Unlike, say, Eugène Atget’s unpeopled ‘Intérieurs Parisiens’ from the early 20th century, Rydet’s project (which deserves similar renown) became as much about the person as about their home. Despite the project’s ambitious scope, the subjects retain their individuality. Rydet believed that our possessions – and the way we arrange them – reveal an inner life that we can’t always articulate. For this reason, photographs of intellectuals always disappointed her, since they ‘can’t decorate their houses as they please’. For Rydet, it seems, there was an original beauty (and expression) in spaces that had not been overworked; interiors constructed from whatever one has to hand. In other words, a room with its own rules.

Issue 176

First published in Issue 176

Jan – Feb 2016

Most Read

In further news: white supremacist vandals attack Rothko Chapel; Israeli minister bans art produced in solidarity with...
To experience the music of the composer, who passed away last week at the age of 69, was to hear something tense,...
In a year charged with politicized tensions, mastery of craft trumps truth-to-power commentary
The US writer, who died last week, brought a quality of inestimable importance to the modern novel: a mind that was...
The $21M painting was the highest price ever paid for a work by a living African American artist at auction
Royal bodies, the ‘incel’ mindset and those Childish Gambino hot-takes: what to read this weekend
In further news: women wearing rainbow badges beaten in Beijing’s 798; gallerists Georg Kargl and Richard Gray have...
‘Coping as a woman in France is a daily battle: the aggression can be subtle, and you always have to push harder to...
The rapper and artist have thoughts about originality in art; Melania Trump tries graphic design – all the latest...
The dilapidated Nissen hut from which Rachel Whiteread will take a cast
Yorkshire residents complain that the concrete sculpture of a ‘Nissen hut’ will attract excrement, vandalism and litter
Poul Erik Tøjner pays tribute to Denmark’s most important artist since Asger Jorn
Toyin Ojih Odutola’s portraits of a fictional aristocratic Nigerian family push toward an expanded definition...
Photographer Dragana Jurisic says her account was deactivated after she uploaded an artwork depicting a partially naked...
In further news: open letter protests all-male shortlist for BelgianArtPrize; Arts Council of Ireland issues...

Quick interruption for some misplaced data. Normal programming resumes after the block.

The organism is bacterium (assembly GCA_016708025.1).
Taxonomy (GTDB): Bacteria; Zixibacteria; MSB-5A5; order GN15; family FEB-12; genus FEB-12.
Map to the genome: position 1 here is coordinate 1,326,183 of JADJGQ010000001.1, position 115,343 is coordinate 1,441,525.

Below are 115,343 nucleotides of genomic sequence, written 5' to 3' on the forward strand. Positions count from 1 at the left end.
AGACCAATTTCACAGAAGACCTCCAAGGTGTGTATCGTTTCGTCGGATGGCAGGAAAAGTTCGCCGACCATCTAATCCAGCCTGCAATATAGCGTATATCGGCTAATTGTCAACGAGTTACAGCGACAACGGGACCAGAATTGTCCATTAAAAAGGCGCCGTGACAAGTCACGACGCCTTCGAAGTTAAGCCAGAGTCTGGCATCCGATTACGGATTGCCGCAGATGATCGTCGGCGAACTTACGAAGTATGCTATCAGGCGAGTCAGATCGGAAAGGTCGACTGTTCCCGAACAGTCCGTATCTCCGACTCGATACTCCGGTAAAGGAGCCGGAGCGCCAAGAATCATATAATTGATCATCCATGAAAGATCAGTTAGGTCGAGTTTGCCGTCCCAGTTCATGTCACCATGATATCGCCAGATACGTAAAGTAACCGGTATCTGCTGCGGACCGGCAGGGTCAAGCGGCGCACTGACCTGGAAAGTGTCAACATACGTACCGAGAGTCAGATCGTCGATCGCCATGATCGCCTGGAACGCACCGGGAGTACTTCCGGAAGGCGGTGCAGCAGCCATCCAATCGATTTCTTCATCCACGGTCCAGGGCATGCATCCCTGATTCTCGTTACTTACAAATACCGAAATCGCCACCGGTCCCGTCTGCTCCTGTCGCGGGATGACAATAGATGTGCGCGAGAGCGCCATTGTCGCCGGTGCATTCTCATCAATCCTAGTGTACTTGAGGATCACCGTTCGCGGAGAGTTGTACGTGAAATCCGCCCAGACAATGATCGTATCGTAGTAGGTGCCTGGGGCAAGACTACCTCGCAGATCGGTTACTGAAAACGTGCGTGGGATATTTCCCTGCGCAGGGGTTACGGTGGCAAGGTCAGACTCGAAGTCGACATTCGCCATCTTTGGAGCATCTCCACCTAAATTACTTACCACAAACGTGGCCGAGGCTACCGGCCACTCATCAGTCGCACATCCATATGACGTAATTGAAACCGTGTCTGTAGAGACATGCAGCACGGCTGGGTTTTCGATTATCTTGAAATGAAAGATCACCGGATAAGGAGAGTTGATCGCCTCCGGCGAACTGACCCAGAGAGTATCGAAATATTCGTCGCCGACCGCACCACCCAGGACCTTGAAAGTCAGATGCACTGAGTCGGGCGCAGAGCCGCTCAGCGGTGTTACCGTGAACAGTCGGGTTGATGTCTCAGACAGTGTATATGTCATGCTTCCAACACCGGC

From Sol Calero’s playful clichés of Latin America to an homage to British modernist architect Alison Smithson
Everybody’s favourite underpaid, over-educated, raven-haired art critic, Rhonda Lieberman, is as relevant as ever
‘Prize & Prejudice’ at London's UCL Art Museum is a bittersweet celebration of female talent
The curators want to rectify the biennale’s ‘failure to question the hetero-normative production of space’; ‘poppers...
A fragment of the brutalist Robin Hood Gardens will go on show at the Venice Architecture Biennale
‘Women's role in shaping the history of contemporary art is being reappraised’
Three shows in Ireland celebrate the legendary polymath, artist and author of Inside the White Cube
The legendary performance artists will partner up again to detail their tumultuous relationship in a new book
An open letter signed by over 100 leading artists including 15 Turner prize-winners says that new UK education policy...
Naturists triumph at art gallery; soothing students with colouring books; Kanye’s architectural firm: your dose of art...
Avengers: Infinity War confirms the domination of mass culture by the franchise: what ever happened to narrative...
The agency’s founder talks about warfare in the age of post truth, deconstructing images and holding states and...
From hobnobbing with Oprah to championing new art centres, millennial crown prince Mohammed bin Salman is following a...
A juror for the award last year, Dan Fox on why the Turner Prize is and always will be political (whatever that means)
The argument that ancestral connection offers a natural grasp of the complex histories and aesthetics of African art is...
One of most iconic and controversial writers of the past 40 years, Tom Wolfe discusses writing, art and intellectual...

Latest Magazines

frieze magazine

March 2018

frieze magazine

April 2018

frieze magazine

May 2018